On March 8th, 2021, International Women's Rights Day, some insights are needed on the place of women in wine. Prejudices, old beliefs... What about today?
Wine has a long history in which women have long been sidelined, under absurd pretexts. In the 18th century bourgeois society, for example, "honorable women" were not to consume wine, nor even to uncork a bottle, let alone serve it, a synonym of absolute impropriety. Another example in the last century, where women were prohibited from entering cellars during their period of menstruation, on the pretext that they would turn the wine into vinegar. An aberration that we still hear sometimes.
Many of these beliefs are still visible, as Silvia Heinrich, oenologist and owner of the Austrian winery J. Heinrich, attests: “My parents did not want me to become a winegrower, and still believe today that it is not a women profession”, she regrets. Elected oenologist of the year in 2014, Silvia Heinrich is recognized worldwide as one of the great figures of Blaufränkisch, the emblematic red grape of Austria.
In France, women are increasingly present in the wine sector, and in 2019 represented one in three vineyard managers, as well as a third of oenologists. However, this is far from the case in other countries where women are often left behind. In Australia, for example, the number of women in the wine industry is estimated at less than 10%. Another example with South Africa, where to overcome the difficulties of integrating women and black populations into the wine industry (another equally important subject), women created Women In Wine, the first wine producer company run entirely by women.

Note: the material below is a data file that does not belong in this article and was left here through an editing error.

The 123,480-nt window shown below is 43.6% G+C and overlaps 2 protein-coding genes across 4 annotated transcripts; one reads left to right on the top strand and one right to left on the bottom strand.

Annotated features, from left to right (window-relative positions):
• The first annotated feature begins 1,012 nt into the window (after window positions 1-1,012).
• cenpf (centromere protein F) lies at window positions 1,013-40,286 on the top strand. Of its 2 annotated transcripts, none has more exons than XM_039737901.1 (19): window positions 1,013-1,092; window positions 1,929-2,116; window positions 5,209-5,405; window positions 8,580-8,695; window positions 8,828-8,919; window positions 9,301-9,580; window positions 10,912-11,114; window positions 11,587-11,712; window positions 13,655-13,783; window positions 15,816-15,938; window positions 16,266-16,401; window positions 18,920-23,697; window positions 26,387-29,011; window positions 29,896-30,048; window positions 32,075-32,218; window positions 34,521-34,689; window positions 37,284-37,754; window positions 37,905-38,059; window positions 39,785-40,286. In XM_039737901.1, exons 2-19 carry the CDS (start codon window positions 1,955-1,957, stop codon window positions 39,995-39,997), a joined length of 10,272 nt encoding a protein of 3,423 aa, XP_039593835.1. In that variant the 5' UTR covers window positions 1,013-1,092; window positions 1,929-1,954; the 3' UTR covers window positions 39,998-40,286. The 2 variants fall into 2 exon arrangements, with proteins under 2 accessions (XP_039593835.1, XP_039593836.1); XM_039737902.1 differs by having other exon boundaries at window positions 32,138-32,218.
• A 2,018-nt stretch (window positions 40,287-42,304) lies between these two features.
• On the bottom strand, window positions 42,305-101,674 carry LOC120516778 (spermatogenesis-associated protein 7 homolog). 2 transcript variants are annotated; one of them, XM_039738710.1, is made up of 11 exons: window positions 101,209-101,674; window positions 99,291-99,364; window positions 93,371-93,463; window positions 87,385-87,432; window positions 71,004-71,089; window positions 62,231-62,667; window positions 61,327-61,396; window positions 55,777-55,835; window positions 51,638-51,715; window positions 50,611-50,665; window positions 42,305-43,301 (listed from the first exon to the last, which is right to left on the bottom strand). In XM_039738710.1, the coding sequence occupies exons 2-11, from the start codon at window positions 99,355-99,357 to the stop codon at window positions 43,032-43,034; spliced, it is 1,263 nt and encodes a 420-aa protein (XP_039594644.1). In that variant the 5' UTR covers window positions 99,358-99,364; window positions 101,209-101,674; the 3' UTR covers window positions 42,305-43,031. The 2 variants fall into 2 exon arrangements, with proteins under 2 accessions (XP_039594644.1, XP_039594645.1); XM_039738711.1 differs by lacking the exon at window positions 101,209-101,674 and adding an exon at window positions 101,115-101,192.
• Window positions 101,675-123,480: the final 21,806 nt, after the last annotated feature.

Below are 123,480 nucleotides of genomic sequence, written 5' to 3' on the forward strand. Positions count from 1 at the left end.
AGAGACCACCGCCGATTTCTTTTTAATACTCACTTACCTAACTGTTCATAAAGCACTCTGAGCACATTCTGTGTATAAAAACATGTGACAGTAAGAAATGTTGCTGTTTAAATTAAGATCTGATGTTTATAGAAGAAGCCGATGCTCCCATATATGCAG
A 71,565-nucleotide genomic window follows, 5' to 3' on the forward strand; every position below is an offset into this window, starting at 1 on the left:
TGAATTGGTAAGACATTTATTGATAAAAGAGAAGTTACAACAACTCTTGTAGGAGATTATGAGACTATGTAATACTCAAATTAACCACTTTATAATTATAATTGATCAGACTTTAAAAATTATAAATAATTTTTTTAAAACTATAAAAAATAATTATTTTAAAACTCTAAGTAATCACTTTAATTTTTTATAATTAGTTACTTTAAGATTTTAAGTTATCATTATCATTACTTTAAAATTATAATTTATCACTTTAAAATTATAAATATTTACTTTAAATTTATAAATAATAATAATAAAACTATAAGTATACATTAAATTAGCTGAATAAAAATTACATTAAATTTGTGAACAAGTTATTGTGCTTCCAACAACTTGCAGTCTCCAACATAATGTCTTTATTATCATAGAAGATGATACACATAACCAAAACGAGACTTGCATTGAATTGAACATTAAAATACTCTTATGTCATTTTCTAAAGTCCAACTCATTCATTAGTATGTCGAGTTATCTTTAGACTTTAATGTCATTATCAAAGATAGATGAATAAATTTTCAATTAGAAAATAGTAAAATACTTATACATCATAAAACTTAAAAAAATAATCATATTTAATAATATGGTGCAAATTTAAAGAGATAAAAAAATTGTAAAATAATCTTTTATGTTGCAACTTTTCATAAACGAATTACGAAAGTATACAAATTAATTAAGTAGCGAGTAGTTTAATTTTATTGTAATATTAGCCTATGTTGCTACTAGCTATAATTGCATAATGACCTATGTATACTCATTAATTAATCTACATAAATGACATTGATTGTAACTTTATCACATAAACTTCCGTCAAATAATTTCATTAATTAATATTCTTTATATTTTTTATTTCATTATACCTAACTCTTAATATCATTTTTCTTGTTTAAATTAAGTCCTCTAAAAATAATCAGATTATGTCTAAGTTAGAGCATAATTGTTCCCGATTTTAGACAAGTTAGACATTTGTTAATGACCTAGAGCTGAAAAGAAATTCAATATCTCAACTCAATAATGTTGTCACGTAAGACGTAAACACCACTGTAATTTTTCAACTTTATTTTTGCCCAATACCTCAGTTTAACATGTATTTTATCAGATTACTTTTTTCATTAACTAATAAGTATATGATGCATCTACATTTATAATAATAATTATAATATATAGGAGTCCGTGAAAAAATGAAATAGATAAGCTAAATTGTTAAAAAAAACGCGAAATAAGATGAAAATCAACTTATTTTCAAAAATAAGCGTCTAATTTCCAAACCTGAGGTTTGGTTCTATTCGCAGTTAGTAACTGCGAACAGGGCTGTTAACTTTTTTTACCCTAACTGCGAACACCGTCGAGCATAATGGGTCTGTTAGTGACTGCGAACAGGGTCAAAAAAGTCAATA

Even today, prejudices rooted in the agricultural professions stand in the way of the female gender, as witnessed by Alix Bern, cellar master at Château Couhins, who looks back on her recent winemaking experience in Lebanon : “The first day of harvest, a truck arrives with boxes of 10kg of grapes, I begin to take out the boxes when the transporter starts filming me. In Lebanon, women do not do agricultural jobs, considered too physical, and this transporter was very surprised to see me handling it, to the point of immortalizing this moment on video“.
For a long time, women have fought for technical positions and to be heard in the world of wine, putting aside their own sensitivity, to establish themselves as a "male equal". The challenge for these women today is to gain legitimacy, to express themselves, to manage, to create, without being compared to male methods and visions.
They represent caring communities, where women have the opportunity to express themselves freely, to share ideas and to jointly promote their vision of wine.
This article, co-written by Sarah Lagarde and Jean-Baptiste Ancelot, is neither a criticism nor a praise, but an observation and a tribute. One observation, for the collective awareness: it is always good to recall the facts. A tribute to all these women we have the chance to meet every day - winemakers, cellar masters, sommeliers, wine merchants, journalists, bloggers… - and who put their passion, energy and talent at the service of wine.